Stalin's Last Generation: Soviet Post-War Youth and the Emergence of Mature Socialism
Raleigh, Donald J., The Historian
Stalin's Last Generation: Soviet Post-War Youth and the Emergence of Mature Socialism. By Juliane Furst. (Oxford, England: Oxford University Press, 2011. Pp. xiv, 391. $99.00.)
Drawing on a wide array of central and regional Russian archival and published sources, the author of this study has produced an appealing account of the last generation to come of age under Josef Stalin. Born in the 1930s, this generation became socialized in the immediate postwar era, a period of "late" Stalinism and the focus of a spate of historical studies in recent years that collectively spotlights the dynamism of the epoch and often seeks to understand Soviet history within a European and broader Western context. In "creating a multifaceted image of how young people related to the Soviet system," Juliane Furst examines the relationship between youth and the Soviet state and the importance of Stalin's last years within the context of the Cold War (4). She argues provocatively, yet ultimately unconvincingly, that "Stalin's death was less of a decisive point of change than has been hitherto assumed" and that much of what proved fatal to the Soviet experiment under Leonid Brezhnev "can be traced back to the upheaval, chaos, and make-do conditions of the wartime era" (6).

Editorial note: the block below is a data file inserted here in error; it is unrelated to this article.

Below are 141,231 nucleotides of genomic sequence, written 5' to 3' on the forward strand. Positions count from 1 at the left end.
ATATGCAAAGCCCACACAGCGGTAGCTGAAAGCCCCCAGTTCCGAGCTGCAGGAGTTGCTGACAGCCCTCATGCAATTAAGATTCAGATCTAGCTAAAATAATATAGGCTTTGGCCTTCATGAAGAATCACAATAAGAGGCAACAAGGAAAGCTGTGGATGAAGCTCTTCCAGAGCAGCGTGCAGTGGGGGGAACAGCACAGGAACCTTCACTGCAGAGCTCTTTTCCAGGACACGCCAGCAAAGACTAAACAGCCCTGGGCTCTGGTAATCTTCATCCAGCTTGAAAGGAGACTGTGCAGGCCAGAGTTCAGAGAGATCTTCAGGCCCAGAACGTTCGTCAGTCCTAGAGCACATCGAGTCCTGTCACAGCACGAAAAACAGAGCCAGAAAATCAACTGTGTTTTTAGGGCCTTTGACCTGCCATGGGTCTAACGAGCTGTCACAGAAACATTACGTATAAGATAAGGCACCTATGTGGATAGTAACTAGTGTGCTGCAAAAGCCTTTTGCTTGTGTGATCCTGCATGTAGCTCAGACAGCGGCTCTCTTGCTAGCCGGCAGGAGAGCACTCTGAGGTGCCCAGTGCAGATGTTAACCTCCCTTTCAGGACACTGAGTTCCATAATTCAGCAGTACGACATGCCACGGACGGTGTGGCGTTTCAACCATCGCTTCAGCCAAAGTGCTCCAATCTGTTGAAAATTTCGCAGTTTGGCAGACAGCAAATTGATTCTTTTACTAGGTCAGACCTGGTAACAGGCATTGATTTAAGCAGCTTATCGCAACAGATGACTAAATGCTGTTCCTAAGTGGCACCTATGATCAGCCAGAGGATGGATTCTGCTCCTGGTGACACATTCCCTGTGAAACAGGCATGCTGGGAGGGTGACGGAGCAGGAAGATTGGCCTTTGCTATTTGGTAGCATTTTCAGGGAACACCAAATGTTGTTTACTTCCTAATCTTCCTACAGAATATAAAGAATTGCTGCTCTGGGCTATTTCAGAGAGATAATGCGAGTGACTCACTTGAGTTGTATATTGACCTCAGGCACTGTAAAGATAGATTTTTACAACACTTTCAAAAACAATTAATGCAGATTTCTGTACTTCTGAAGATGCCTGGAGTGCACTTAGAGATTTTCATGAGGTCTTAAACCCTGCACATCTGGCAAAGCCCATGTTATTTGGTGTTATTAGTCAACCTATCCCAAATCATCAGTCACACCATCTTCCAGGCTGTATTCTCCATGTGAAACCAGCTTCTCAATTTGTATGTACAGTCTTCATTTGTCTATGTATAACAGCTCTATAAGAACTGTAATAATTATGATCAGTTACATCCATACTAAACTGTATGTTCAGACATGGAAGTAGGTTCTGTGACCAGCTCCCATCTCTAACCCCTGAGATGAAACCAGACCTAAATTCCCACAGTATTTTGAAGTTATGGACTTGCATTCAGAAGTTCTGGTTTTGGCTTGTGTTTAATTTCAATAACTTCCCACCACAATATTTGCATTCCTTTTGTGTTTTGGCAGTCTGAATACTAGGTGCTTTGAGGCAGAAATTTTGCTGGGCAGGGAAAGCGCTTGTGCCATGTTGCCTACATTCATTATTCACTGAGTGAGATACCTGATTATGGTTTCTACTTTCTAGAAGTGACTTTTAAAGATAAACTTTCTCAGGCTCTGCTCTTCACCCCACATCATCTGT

Comprising eight wide-ranging and in-depth chapters, the monograph explores how total war impacted Soviet youth; the state's postwar ideological campaigns; mechanisms of integration; the rise and fall of Aleksandr Fadeev's novel The Young Guard, "one of the most successful propaganda items of all times"; the myth and reality of juvenile crime; fashion and nonconformity; personal relations and gender identities; and how young people developed a sense of self through consumption, not ideology (139). …